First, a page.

Thursday, September 8, 2016

Researching at the Library of Congress

I had always wanted to go on the other side - the nontourist side - of the Library of Congress to research.  On a Saturday afternoon in July I parked my rental car in a great (well, not really, more about that later) spot behind the Madison Building.  The library is housed in more than one building so go online to check out their holdings and where they are located before you visit.
Although the purpose of the library is to be used by Congress, adult researchers may access the holdings by obtaining a Reader Card.  You can complete most of the information online ahead of your trip to save time - just follow this Pre Register link.
Be forwarned that children may not obtain entry to the holdings.  A high school student might but there is a process involved so make sure you follow the directions and have secured the necessary paperwork.  Gotta love the government!
After going through security I was directed to the left hallway by the guards to obtain my reader's card.  I presented my driver's license but a passport will also work.  The bored clerk at the desk checked that I had pre-registered and directed me to sit around the corner.  There were three individuals ahead of me.  Shortly, I was called by another bored employee who had earbuds in and was watching a video on her phone.  She directed me, with no eye contact, to sit in her area so a quick photo could be taken.  My card was ready quickly and I was on my way.
I originally had two goals - visit the genealogy section to just "read" the shelves and find a rare book written by a family member.  My plans changed, however, after visiting Pennsylvania as I found a copy of the "rare" book just sitting on a library shelf.  Funny how one repository considers something rare and unique and another does not.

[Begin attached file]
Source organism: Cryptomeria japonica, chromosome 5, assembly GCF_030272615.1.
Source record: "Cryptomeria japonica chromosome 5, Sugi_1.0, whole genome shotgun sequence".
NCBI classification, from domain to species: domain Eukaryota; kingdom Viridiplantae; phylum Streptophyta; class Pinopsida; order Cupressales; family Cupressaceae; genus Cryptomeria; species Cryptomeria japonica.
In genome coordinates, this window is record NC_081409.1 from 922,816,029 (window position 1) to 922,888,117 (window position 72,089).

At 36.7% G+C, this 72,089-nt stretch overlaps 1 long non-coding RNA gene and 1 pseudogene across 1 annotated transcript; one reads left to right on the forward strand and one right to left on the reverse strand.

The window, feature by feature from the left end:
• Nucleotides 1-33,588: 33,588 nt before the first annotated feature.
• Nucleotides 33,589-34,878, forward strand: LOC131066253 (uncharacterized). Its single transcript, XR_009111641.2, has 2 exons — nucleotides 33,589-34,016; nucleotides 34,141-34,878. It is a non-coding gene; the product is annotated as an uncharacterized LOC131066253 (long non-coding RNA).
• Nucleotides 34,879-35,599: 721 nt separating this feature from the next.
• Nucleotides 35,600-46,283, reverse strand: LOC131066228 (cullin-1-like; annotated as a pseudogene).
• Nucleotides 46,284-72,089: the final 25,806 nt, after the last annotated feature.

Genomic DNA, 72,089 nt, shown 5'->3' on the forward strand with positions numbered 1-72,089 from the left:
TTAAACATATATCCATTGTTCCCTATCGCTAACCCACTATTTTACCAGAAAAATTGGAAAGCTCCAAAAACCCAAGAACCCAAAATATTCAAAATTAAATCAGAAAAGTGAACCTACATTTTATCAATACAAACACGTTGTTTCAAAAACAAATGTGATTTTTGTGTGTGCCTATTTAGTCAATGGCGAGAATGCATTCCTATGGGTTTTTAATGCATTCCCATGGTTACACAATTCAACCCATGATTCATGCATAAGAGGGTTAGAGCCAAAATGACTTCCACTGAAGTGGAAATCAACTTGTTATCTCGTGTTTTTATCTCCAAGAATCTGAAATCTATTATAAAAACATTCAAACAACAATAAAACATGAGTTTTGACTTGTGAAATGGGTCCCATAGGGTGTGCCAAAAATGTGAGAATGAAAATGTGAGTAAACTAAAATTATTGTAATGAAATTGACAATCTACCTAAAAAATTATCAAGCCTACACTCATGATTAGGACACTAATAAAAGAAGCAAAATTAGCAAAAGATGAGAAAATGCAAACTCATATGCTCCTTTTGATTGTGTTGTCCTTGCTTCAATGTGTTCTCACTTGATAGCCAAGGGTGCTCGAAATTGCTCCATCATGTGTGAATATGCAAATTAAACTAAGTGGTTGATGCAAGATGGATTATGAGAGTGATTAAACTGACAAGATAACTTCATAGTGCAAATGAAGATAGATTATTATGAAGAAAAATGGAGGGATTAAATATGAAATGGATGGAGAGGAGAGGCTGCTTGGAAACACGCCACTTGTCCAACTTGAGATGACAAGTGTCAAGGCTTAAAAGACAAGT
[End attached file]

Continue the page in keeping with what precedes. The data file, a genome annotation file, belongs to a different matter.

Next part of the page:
The genealogy section is housed in the Jefferson Building which is across the street from the Madison Building.  Researchers enter below the tourist entrance.  After once again going through security and having to show my Reader's Card I was directed to the coat room where I checked my belongings.  I took only my plastic Baggie and Kindle.  I was then directed down a long winding hallway and eventually reached the elevator.  I was headed to the humanities area and once I arrived, I had to display my Reader's Card to another guard and sign in.  The guard displayed an attitude as if I was bothering her - I guess I had disturbed her from reading.  I entered a mid sized room and asked the Librarian where I might find the genealogy section.  His response, "The genealogist isn't here today."  I told him that was fine, I didn't need to consult with a genealogist.  I just needed direction to where the materials were housed.  He told me to follow him and we entered the gorgeous reading room and veered to the right.